The Labour leader said his party “didn’t succeed in delivering the change that so many people so desperately need” after suffering its worst general election result in 85 years.
He said his Labour should use the Christmas period to “listen, reflect and remember all the things that bind us together”.
Meanwhile Boris Johnson used his message to promise help for persecuted Christians across the world.
Mr Corbyn is expected to step down early in 2020 after overseeing a leadership contest to elect his successor.
In his last Christmas message as Labour leader, he said: ”This has been a difficult year for many of us. We didn’t succeed in delivering the change that so many people so desperately need. But Christmas is a chance to listen, reflect and remember all the things that bind us together: our compassion, our determination to tackle injustice and our hope for a better world.
“At Christmas too often the scale of injustice and inequality is in very plain sight. As people hurry home through our busy high streets, often loaded with shopping bags, seeing those who have no homes and no hope beside them. Adverts for mouth-watering Christmas meals, when we know that many children are hungry. And while we celebrate being together, we are reminded of the many who will be alone and sadly lonely at Christmas.
Thanking those who will be working over Christmas, he added: “This Christmas I know so many people will be out supporting those who are less fortunate: helping in food banks, working in shelters and trying to find children who are homeless emergency shelter; and our brilliant National Health Service workers and all those who work in our public services, who will keep us safe over Christmas.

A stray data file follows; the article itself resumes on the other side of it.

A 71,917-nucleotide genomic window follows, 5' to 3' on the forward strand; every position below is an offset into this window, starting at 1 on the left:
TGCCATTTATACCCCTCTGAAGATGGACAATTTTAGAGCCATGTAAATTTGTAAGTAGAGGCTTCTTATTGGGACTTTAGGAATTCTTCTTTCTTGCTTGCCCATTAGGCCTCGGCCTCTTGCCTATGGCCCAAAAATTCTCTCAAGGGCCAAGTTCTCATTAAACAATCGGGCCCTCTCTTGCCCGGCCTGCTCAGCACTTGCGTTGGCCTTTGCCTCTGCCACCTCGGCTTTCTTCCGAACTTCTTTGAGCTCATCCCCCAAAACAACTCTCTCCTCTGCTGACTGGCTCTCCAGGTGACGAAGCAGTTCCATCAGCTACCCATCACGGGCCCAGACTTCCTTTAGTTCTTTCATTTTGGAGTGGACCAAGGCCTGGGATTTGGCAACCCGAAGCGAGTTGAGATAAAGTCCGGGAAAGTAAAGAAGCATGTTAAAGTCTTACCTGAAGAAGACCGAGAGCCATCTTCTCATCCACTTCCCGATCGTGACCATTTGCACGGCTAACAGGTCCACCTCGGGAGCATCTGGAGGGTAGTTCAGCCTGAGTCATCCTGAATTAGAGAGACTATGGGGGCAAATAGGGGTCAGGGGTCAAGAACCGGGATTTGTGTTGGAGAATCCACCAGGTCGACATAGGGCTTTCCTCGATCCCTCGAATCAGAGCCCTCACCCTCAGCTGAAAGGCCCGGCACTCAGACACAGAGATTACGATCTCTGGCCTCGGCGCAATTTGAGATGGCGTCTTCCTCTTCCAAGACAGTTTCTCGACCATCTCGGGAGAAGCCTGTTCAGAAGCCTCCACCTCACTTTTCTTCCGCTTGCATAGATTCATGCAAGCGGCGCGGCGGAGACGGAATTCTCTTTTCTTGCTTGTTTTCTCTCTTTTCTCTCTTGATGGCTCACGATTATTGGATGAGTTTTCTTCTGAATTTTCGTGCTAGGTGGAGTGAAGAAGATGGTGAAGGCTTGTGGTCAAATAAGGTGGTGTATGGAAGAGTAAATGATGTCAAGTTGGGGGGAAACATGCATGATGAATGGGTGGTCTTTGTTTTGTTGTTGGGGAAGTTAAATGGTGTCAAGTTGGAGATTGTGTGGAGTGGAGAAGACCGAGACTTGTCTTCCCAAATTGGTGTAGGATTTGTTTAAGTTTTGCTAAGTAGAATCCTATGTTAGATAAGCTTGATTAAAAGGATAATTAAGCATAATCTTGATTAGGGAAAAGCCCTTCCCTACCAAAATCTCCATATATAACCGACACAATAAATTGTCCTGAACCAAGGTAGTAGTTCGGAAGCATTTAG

“Together we have the power to bring about change in our communities and make a real difference to the lives of others. Together, let’s do all we can to make this a country that cares for the many and not the few.”
Mr Johnson also thanked NHS workers and members of the armed forces, and vowed to tackle the persecution of Christians across the world.
However, his reference to people spending Christmas in prison cells is likely to draw attention to the plight of Nazanin Zaghari-Raticlife, the British citizen jailed in Iran after being accused of working for the British government.
Mr Johnson, then the foreign secretary, drew heavy criticism in 2017 after wrongly telling a parliamentary committee that the mother-of-one had been training journalists in Iran – a suggestion leapt on by the Iranian regime as further justification for keeping her behind bars.
In his Christmas message, the prime minister said: “On behalf of the whole country I want to say a huge thank you to our amazing NHS staff, many of whom will be working throughout the holidays to take care of us. Thank you also to our police, and all those public servants working tirelessly this Christmas.
“I also want to express my personal gratitude to the wonderful members of our armed forces currently on deployment – and therefore to their friends, family and children back home who will have an empty chair at the table when they tuck in to their Christmas dinner.”
He added: “Today of all days, I want us to remember those Christians around the world who are facing persecution. For them, Christmas Day will be marked in private, in secret, perhaps even in a prison cell.
“As prime minister, that’s something I want to change. We stand with Christians everywhere, in solidarity, and will defend your right to practice your faith.”